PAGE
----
October 01, 2017

ABA Endorses Blueprints for Change

The views expressed herein have not been approved by the House of Delegates or the Board of Governors of the American Bar Association, and accordingly, should not be construed as representing the policy of the American Bar Association.

At the ABA Annual Meeting in August, the ABA House of Delegates adopted Resolution 117C endorsing the Blueprint for Change: Education Success for Children in Foster Care (2007) and the Blueprint for Change: Education Success for Youth in the Juvenile Justice System (2016) (collectively, the “Blueprints”). The Blueprints were developed by the Legal Center for Foster Care and Education, a project at the ABA Center on Children and the Law. By endorsing the Blueprints, the ABA calls on state government agencies, courts, and legal practitioners to adopt the principles in both Blueprints to promote education success for children in the child welfare and juvenile justice systems.

The Blueprint addressing children in foster care promotes eight goals that are essential to ensure children in foster care do not get off track in school. These goals focus on:

  • school stability when a child is placed in foster care and when placements change;

  • school readiness for young children;

  • opportunities to participate fully in school programs and activities;

  • efforts to keep children in school and avoid harsh discipline;

  • engaging children in their education planning;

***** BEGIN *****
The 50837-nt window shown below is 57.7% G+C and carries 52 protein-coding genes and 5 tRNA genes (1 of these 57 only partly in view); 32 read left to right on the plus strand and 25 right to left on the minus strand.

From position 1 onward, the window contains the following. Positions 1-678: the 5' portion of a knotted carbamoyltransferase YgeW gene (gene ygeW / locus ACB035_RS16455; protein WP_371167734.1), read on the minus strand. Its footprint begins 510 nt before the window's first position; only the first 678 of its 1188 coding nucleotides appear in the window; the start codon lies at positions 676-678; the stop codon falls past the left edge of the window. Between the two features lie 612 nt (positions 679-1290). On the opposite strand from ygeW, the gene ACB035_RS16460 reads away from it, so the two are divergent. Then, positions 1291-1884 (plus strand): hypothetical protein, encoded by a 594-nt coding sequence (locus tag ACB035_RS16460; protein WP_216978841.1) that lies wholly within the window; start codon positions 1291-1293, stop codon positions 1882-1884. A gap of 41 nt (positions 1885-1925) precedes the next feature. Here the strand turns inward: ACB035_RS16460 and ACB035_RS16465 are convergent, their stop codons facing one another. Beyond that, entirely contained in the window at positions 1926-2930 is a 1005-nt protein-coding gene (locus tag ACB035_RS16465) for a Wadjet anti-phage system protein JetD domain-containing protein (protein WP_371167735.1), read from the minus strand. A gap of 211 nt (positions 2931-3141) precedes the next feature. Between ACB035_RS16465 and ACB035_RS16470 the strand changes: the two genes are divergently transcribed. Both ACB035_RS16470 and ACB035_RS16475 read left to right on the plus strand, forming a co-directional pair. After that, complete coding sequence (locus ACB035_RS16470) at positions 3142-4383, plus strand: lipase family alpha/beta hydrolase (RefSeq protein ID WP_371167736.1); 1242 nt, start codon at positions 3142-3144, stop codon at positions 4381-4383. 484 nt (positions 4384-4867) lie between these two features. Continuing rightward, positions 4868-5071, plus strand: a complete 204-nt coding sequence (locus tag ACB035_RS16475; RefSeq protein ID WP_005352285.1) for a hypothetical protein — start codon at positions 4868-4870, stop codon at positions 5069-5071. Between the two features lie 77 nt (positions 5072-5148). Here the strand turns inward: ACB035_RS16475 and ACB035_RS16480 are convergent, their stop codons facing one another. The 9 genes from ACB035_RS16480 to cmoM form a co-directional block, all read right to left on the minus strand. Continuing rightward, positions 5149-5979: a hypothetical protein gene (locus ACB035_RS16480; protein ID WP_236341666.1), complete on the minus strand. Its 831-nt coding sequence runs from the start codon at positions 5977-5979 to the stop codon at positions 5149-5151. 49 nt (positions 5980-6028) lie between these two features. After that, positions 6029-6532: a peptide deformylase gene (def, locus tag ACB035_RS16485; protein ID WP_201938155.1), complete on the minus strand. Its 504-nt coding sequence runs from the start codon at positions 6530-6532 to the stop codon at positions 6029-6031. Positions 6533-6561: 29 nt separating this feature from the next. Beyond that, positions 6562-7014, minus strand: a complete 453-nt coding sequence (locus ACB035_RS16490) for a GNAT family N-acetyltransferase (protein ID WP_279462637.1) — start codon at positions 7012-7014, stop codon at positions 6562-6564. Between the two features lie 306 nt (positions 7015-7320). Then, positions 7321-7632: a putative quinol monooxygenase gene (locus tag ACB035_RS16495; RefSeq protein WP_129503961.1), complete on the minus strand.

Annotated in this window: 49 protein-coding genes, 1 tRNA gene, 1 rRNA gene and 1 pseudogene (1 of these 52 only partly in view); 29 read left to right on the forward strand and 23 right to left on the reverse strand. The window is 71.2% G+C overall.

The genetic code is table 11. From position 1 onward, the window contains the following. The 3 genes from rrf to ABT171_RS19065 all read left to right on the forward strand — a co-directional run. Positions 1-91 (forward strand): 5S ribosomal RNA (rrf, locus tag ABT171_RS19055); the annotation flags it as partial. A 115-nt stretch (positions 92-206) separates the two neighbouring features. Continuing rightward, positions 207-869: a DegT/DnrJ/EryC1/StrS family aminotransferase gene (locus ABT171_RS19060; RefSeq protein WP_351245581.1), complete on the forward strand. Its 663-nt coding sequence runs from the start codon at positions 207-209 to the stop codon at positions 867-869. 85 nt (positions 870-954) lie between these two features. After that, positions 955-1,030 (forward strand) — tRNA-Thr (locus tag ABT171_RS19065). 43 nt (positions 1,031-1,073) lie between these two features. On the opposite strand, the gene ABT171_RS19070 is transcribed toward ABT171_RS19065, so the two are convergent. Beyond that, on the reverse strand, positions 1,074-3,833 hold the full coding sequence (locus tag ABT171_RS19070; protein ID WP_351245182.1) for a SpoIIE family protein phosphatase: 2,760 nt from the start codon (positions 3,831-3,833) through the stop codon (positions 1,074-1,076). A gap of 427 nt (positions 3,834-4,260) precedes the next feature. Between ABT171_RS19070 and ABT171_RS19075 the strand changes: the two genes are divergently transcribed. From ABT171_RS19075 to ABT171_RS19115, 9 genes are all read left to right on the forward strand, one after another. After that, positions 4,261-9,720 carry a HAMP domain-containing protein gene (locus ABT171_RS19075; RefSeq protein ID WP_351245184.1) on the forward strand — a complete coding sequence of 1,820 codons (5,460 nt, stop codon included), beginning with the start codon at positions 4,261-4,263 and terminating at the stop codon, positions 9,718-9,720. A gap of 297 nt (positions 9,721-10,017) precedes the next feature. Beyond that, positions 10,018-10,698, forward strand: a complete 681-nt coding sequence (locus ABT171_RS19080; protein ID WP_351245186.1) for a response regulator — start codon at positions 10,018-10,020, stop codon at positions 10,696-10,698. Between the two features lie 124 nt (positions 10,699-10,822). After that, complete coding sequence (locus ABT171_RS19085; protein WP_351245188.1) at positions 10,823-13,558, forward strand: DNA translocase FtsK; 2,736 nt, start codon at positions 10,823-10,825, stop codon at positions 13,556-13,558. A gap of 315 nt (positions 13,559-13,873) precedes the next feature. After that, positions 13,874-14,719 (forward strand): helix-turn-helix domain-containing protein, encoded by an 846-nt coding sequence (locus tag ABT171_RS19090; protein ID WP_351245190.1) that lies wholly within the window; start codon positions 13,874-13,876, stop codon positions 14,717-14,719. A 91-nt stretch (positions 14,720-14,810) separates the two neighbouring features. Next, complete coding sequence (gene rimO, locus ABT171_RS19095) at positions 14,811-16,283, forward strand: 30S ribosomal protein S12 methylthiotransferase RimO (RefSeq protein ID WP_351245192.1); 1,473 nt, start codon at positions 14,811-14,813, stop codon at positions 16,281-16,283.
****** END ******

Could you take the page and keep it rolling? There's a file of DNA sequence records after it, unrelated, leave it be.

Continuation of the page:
• identifying adults to support children’s education during their time in foster care; and

  • supports for postsecondary education.

The Blueprint addressing children in the juvenile justice system promotes 10 goals to promote school success for youth placed in the juvenile justice system. The goals focus on ensuring:

  • youth are empowered and engaged in education decisions;

  • adults are identified to support youths’ education goals;

  • school stability is prioritized; 

  • youth receive full access to education opportunities;

  • youth are provided quality education experiences;

  • education environments are safe and positive;

  • youth receive access to high-quality career paths;

  • youth have supports to pursue postsecondary education;

  • smooth transitions exist between school placements and reentry; and

  • protections are in place for marginalized youth.

For extensive resources on education for children in foster care, visit the Legal Center for Foster Care and Education's web site.